"Confirmation!" I heard the word coming through the other side of the door. It was official. Still, I had figured that it was ditch day before I even went to sleep for the night. The first clue was a rambling email from Spencer about rescheduling a house meeting for using the money the Administration is giving us for "manly activities" (the ladies have their own money as well). The second was a breathless dispatch from the Directory the day before telling us that Ryan Seacrest of American Idol fame was going to be at Caltech to interview people for Jay Leno ("Please stop by and have some fun with the 'Tonight Show'! And even showcase some of your special talents!"). Which, although it didn't say as much, essentially told the campus that ditch day was tommorrow.
We got dressed and walked over to campus, to look around and see which stack we wanted to work on. I chose the "Little Nemo the Pimpmaster" stack (named for the Nintendo game character). It was a great choice, just like the stack I worked on as a Frosh ("The Search for Millikan Man"). For those people whose younger years were not consumed by the wonders of Japanese video game technology, perhaps I should stop here and explain a little about who Little Nemo is.
I think that there is a movie and even a comic book series connected to the Little Nemo story, but the most important piece of merchandise for us here is a trippy game that was produced for the NES. Basically, you are a little boy named Nemo who gets transported to the Kingdom of SlumberLand whenever you go to sleep, and you are supposed to save the King from the Prince of Nightmares (don't ask). You are armed with candy (no that is not a typo) and you are supposed to throw the pieces of candy at creatures in order to stun them (or in some cases to make them unconscious so that you can become them -- again, don't ask). Later in the game you are given a magic wand which lets you shoot orbs at enemy animals.
For the stack, the seniors hacked the game and modified the storyline so that instead of saving the King, now we were trying to save the world from bad sex. Instead of Nemo, the character's name was Rory (a senior), and instead of a magic wand we had Morning Wood. Basically, they just went in with a hex editor and searched for the text and changed it around. It was pretty funny at first, but then it got kind of old. Needless to say, the game itself was not actually relevant to the stack (what do you think we just sat around and played video games?), and the truly important part was the cutscenes which provided us with clues. Basically, we had to run around campus searching for Pokeman characters with passwords written on them, and then we typed in the name of the Pokeman and the password to gain access to another clue/cutscene.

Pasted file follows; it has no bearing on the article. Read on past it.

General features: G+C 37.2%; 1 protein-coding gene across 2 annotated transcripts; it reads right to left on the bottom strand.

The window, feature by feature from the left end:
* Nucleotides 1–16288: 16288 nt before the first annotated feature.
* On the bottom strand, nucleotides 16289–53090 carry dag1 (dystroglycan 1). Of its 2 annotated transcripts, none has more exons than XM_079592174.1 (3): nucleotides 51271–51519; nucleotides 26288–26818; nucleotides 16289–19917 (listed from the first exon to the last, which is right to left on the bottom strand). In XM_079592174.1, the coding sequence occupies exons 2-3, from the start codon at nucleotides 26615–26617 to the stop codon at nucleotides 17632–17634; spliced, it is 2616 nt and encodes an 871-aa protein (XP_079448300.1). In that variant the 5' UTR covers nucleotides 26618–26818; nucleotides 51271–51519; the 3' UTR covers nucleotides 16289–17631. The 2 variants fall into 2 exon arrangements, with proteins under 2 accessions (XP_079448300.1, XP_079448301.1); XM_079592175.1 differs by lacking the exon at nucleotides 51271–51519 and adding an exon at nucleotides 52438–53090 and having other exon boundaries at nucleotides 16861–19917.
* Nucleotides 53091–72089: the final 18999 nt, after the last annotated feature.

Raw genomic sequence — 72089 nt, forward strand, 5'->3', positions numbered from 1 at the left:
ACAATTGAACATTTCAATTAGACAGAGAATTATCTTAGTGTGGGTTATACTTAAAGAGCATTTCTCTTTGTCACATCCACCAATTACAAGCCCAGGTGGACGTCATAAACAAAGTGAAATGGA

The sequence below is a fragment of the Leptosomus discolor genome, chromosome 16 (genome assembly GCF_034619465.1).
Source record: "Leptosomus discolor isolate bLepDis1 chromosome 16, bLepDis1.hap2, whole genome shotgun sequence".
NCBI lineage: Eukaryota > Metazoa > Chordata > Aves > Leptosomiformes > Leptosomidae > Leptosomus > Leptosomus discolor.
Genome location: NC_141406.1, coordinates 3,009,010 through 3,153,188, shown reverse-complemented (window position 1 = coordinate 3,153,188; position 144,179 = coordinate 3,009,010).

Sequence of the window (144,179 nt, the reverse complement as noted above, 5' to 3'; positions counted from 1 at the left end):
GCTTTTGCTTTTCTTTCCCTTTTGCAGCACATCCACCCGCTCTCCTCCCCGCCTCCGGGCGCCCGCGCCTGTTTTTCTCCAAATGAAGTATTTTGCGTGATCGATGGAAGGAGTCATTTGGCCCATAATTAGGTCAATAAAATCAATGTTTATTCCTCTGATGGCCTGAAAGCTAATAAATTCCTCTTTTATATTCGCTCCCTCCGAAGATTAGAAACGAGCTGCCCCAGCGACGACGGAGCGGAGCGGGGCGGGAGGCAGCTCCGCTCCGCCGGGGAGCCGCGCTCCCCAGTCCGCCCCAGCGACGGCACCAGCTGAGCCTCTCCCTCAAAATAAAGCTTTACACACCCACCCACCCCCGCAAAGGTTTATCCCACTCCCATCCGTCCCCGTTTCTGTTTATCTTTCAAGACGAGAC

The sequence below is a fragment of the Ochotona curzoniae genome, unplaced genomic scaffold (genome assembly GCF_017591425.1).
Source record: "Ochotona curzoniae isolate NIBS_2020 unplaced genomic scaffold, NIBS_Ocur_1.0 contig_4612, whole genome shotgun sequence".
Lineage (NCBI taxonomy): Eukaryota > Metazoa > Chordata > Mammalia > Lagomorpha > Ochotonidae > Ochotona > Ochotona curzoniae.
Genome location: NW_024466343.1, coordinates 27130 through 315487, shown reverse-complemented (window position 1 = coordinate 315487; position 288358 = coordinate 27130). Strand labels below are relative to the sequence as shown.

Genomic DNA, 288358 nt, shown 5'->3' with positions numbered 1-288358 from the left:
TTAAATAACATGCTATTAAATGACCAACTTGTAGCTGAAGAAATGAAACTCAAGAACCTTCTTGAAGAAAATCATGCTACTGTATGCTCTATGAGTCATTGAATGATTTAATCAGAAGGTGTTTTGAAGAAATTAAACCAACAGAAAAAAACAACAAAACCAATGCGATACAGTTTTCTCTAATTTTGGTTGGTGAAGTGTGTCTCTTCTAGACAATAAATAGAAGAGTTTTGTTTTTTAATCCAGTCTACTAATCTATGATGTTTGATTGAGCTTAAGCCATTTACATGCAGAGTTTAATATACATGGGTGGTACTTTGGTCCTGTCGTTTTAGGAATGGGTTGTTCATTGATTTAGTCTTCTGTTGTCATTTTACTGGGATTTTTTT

The very first clue we got from the game was to eat all the muffins they had given us (the seniors have to feed the people who work on their stacks). We had already figured that one out though, since Sarah had bit into one and encountered a piece of wood in the middle. The wood chips all had a letter on them, and once we collected them all (and no, we did not eat all of them) it spelled out "Throop Bench." When we got there we found a box filled with pajamas, and another clue. The school photographers took a bunch of pictures of us putting on our uniforms for combat against bad sex, but they didn't post the one where I gave a thumbs up! (1 - this is Vanessa in her cap, with James and Ryan to the left, and Jessie to the right; 2 - this is Kai in his silly pink pants -- still can't believe he wore them!)